In FIG. 1, an assembly station is generally indicated at 10. The assembly station has a programmable positioning device which may be called a robot. The robot device is generally indicated at 12. The robot has a stand 14 which is rotatable upon a vertical axis on its base, which is in turn secured on the table of the assembly station 10. Stand 14 has arms 16, 18 and 20 successively pivoted to each other. Robot arm 20 has mounting plate 22 on its end. The face of the mounting plate 22 is the face upon which the pickup device 24 of this invention is mounted. It can be seen that the robot can position the pickup device anywhere in X, Y and Z coordinates, using the top of the assembly station as a reference. In addition, the mounting plate 22 rotates around an axis, which is the Z-axis when positioned as shown in FIG. 1. The rotational axis of the mounting plate 22 can be angularly moved with respect to the Z-axis, although this capability is not employed with the pickup device of this invention in its usual pickup modes. Each of the robot arms pivots and rotational pivots is powered and feedback signaling of position is available so that the mounting plate can be moved into any desired position. For automated assembly, these position signals are provided by computer control.
Dispensing station 26 is positioned at the assembly station. The dispensing station 26 dispenses electronic components which can be picked up by the pickup device 24 and moved to a selected position. The dispensed at station 26, for example, are cylindrical components with an electric wire lead extending from each end thereof. The leads are bent in zee shape so that the leads can lie against a surface while the larger diameter of the body of the electrical component lies against or is spaced from the surface. It is to be noted that such electrical component have different lengths and different lead diameters.
Printed wiring board 28 is the location on which the electrical components will be placed, with the leads against the printed wiring board for soldering at a particular location with respect thereto. Thus, electrical components are picked up by the pickup device 24 at the dispensing station 26 and these electrical components are carried to the printed wiring board 28 and held thereon while they are attached thereto. Attachment may be by reflow soldering when solder heater bars are held in contact with the leads while the leads are held against the printed wiring board.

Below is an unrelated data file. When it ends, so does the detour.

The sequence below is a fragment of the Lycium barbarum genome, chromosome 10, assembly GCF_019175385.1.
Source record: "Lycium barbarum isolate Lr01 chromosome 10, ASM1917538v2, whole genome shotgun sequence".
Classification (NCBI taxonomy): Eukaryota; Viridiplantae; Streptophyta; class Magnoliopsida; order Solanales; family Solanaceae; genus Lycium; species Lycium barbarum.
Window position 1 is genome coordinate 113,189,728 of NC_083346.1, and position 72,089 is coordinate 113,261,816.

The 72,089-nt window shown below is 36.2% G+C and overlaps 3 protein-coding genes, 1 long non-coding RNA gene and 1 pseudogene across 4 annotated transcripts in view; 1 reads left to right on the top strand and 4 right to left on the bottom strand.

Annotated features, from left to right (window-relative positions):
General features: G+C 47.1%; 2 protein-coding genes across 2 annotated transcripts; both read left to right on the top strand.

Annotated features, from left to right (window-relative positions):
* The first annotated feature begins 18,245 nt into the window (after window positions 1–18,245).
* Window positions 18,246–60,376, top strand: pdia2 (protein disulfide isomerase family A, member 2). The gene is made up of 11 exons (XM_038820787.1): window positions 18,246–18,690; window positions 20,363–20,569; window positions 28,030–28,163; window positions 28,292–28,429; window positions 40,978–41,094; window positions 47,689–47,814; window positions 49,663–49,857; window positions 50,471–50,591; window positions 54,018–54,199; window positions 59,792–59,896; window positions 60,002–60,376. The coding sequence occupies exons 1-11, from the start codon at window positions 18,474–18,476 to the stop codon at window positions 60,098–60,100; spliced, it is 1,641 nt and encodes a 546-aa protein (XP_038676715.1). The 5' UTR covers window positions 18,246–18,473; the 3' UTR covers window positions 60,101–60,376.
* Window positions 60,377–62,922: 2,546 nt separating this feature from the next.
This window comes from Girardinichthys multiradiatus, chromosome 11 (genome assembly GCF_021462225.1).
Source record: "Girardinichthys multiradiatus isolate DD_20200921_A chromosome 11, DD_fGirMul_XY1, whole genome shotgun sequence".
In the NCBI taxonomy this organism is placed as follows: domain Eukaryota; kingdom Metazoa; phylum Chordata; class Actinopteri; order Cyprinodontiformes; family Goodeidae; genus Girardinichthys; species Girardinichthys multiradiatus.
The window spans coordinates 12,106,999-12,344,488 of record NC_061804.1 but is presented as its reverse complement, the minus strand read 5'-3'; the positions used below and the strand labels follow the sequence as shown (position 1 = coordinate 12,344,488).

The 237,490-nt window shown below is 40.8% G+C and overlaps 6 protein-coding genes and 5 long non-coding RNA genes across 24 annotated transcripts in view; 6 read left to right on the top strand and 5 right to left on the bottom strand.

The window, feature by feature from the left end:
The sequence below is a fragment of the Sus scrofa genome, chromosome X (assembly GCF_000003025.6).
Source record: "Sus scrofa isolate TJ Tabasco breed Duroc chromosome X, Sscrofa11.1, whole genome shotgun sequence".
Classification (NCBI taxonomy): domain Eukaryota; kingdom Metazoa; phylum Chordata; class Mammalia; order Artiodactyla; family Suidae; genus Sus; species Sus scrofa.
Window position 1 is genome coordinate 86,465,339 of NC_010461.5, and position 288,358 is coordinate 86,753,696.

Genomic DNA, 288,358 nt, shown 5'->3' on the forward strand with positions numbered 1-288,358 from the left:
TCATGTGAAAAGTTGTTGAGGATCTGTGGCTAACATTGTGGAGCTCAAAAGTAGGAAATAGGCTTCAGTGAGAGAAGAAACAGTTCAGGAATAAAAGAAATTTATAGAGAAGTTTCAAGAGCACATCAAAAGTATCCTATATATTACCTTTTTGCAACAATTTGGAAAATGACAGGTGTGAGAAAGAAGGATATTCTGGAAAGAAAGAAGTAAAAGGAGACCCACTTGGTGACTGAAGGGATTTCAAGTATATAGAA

FIGS. 2 and 4 show vertical sections, at right angles to each other, through the center line of the pickup device 24. Frame 30 mounts directly to the mounting plate 22. In addition to structural support, there are electrical and fluid connections. Frame 30 with its cover 32 defines rectangular guide surfaces 34 which extend across the frame. These guide surfaces are shown in dashed lines in FIG. 3. Carriages 36 and 38 are rectangular on the outer surfaces and are slidably positioned on the guide surfaces 34. The carriages are bifurcated on their outer ends to respectively define forks 40 and 42, see FIG. 2.
Adjustment ring 44 lies enclosed within those forks. The upward view in FIG. 3 is taken through the bifurcation. The adjustment ring has spiral slots 46 and 48 therein. Rollers 50 and 52 respectively engage in the spiral slots and are mounted between the fingers of the bifurcated carriages, see FIG. 2. The spiral shapes are preferably such that, for equiangular rotation of the adjustment ring 44, the two carriages each move the same distance in opposite directions, and angular rotation is preferably directly proportional to the amount of carriage movement. Resilient ring 54 is preferably installed in a groove on the outer periphery of the adjustment ring 44 to aid in grasping the adjustment ring for its rotation with respect to frame 30 for adjustment in carriage spacing. Pistons 56 and 58 are provided in appropriate bores in frame 30. The pistons can forcibly engage down upon adjustment ring 44 when the pistons are supplied with fluid pressure thereabove, in order to lock the adjustment ring 44 in place at a particular spacing.
Finger supporting arms 60 and 62 are respectively secured on the carriages 36 and 38, as seen in FIG. 3. They depend downwardly. Levers 68 and 70 are respectively pivoted on pivot pins 64 and 66 on arm 60. These comprise a pair of levers which act together. Another pair of levers 72 and 74 are pivoted on pivot pins 76 and 78, see FIG. 6, to comprise another pair of levers. The pairs of levers are each drawn together at their top by means of a tension spring until they contact the out stop, with tension spring 80 being shown for the levers 68 and 70 in FIG. 4. This urges the bottom ends of the levers to separate. Stop pin 79 is fixedly held in cover 32 and is positioned between the upper ends of the levers. The out stop pin 79 is received in pockets in the levers, as is seen in FIG. 4 so that when the top ends of the levers come together, they are centered.